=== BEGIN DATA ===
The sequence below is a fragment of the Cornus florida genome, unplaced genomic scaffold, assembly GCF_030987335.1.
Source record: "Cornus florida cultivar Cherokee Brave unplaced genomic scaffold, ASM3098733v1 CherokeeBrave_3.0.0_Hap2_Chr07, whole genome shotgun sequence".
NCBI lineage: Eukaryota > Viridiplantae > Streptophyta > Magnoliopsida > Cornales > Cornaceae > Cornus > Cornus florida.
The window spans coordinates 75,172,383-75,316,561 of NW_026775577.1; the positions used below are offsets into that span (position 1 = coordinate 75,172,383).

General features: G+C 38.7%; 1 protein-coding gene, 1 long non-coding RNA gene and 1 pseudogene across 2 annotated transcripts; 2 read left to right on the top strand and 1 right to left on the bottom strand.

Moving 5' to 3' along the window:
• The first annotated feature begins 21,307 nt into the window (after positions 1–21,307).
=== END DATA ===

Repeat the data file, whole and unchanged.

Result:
The sequence below is a fragment of the Cornus florida genome, unplaced genomic scaffold, assembly GCF_030987335.1.
Source record: "Cornus florida cultivar Cherokee Brave unplaced genomic scaffold, ASM3098733v1 CherokeeBrave_3.0.0_Hap2_Chr07, whole genome shotgun sequence".
NCBI lineage: Eukaryota > Viridiplantae > Streptophyta > Magnoliopsida > Cornales > Cornaceae > Cornus > Cornus florida.
The window spans coordinates 75,172,383-75,316,561 of NW_026775577.1; the positions used below are offsets into that span (position 1 = coordinate 75,172,383).

General features: G+C 38.7%; 1 protein-coding gene, 1 long non-coding RNA gene and 1 pseudogene across 2 annotated transcripts; 2 read left to right on the top strand and 1 right to left on the bottom strand.

Moving 5' to 3' along the window:
• The first annotated feature begins 21,307 nt into the window (after positions 1–21,307).